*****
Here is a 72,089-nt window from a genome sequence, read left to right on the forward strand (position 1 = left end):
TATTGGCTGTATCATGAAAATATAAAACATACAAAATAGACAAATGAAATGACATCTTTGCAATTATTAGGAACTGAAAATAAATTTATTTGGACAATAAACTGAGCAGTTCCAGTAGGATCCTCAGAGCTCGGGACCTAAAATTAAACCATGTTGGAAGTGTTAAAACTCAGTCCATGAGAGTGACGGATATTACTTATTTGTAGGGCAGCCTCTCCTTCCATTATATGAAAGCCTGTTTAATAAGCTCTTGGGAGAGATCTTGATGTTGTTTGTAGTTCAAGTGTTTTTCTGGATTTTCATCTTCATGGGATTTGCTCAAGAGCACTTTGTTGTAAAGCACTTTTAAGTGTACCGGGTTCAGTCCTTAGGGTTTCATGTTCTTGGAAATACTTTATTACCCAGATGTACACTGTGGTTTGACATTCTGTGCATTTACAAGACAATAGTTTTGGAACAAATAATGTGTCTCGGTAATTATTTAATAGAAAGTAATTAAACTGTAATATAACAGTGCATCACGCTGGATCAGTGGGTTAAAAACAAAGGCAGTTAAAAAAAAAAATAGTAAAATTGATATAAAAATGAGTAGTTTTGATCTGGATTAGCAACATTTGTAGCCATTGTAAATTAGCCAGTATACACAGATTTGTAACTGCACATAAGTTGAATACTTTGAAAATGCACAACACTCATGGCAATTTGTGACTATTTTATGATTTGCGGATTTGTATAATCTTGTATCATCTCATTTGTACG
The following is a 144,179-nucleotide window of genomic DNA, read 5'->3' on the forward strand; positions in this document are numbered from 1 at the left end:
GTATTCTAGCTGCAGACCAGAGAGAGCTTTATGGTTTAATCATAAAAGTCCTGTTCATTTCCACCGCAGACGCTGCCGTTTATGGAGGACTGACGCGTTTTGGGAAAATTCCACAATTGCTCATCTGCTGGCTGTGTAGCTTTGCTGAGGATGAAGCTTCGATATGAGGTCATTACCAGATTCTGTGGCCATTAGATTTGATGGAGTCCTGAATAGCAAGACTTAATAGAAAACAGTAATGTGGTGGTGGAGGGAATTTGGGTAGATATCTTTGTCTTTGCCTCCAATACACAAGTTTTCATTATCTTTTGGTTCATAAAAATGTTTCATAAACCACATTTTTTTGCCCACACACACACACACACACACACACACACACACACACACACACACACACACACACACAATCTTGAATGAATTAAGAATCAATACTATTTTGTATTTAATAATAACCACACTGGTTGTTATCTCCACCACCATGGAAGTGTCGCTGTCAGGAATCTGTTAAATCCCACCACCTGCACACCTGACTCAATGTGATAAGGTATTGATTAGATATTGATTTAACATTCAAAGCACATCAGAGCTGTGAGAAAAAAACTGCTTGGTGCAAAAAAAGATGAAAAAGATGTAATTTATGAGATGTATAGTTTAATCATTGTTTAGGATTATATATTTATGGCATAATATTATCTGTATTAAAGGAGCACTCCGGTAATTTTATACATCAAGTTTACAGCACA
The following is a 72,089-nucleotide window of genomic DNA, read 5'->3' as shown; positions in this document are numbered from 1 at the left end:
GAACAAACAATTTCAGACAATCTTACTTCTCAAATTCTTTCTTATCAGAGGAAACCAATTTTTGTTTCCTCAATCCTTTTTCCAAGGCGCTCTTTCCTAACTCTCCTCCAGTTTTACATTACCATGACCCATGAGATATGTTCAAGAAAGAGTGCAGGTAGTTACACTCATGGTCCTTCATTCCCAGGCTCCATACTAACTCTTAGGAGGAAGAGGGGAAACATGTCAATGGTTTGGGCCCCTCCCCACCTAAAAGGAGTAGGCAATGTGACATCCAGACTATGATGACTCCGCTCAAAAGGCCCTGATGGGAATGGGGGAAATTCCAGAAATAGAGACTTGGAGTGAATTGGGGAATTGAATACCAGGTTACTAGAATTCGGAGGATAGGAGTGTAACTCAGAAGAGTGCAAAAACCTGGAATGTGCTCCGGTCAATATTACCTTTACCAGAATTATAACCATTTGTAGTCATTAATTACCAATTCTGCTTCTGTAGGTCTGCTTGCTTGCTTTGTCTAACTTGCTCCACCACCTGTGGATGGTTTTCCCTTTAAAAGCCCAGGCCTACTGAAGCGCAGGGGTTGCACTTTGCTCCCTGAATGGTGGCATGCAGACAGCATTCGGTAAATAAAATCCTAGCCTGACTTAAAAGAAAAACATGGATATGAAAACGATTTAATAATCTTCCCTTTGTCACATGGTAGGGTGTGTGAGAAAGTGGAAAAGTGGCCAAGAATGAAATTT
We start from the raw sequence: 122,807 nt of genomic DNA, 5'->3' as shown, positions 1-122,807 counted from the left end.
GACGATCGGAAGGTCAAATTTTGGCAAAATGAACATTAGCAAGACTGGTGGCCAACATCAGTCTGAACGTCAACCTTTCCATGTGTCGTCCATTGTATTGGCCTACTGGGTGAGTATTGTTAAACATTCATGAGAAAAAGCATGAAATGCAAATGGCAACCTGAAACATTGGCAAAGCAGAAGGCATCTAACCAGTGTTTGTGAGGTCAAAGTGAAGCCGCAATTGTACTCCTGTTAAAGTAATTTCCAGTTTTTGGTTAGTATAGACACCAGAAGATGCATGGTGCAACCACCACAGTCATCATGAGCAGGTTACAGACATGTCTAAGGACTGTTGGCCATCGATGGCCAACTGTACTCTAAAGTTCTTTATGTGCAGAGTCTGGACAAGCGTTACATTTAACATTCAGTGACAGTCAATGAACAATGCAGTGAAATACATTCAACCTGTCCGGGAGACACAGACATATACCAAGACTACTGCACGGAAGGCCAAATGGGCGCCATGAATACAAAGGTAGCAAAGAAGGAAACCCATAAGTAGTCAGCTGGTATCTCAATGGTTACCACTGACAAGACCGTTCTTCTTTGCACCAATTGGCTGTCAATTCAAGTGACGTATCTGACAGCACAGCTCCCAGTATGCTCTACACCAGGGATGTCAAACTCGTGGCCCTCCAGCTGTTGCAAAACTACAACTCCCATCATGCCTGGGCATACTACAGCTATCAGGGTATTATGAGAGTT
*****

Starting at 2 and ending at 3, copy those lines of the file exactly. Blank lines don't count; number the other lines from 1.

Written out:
TATTGGCTGTATCATGAAAATATAAAACATACAAAATAGACAAATGAAATGACATCTTTGCAATTATTAGGAACTGAAAATAAATTTATTTGGACAATAAACTGAGCAGTTCCAGTAGGATCCTCAGAGCTCGGGACCTAAAATTAAACCATGTTGGAAGTGTTAAAACTCAGTCCATGAGAGTGACGGATATTACTTATTTGTAGGGCAGCCTCTCCTTCCATTATATGAAAGCCTGTTTAATAAGCTCTTGGGAGAGATCTTGATGTTGTTTGTAGTTCAAGTGTTTTTCTGGATTTTCATCTTCATGGGATTTGCTCAAGAGCACTTTGTTGTAAAGCACTTTTAAGTGTACCGGGTTCAGTCCTTAGGGTTTCATGTTCTTGGAAATACTTTATTACCCAGATGTACACTGTGGTTTGACATTCTGTGCATTTACAAGACAATAGTTTTGGAACAAATAATGTGTCTCGGTAATTATTTAATAGAAAGTAATTAAACTGTAATATAACAGTGCATCACGCTGGATCAGTGGGTTAAAAACAAAGGCAGTTAAAAAAAAAAATAGTAAAATTGATATAAAAATGAGTAGTTTTGATCTGGATTAGCAACATTTGTAGCCATTGTAAATTAGCCAGTATACACAGATTTGTAACTGCACATAAGTTGAATACTTTGAAAATGCACAACACTCATGGCAATTTGTGACTATTTTATGATTTGCGGATTTGTATAATCTTGTATCATCTCATTTGTACG
The following is a 144,179-nucleotide window of genomic DNA, read 5'->3' on the forward strand; positions in this document are numbered from 1 at the left end: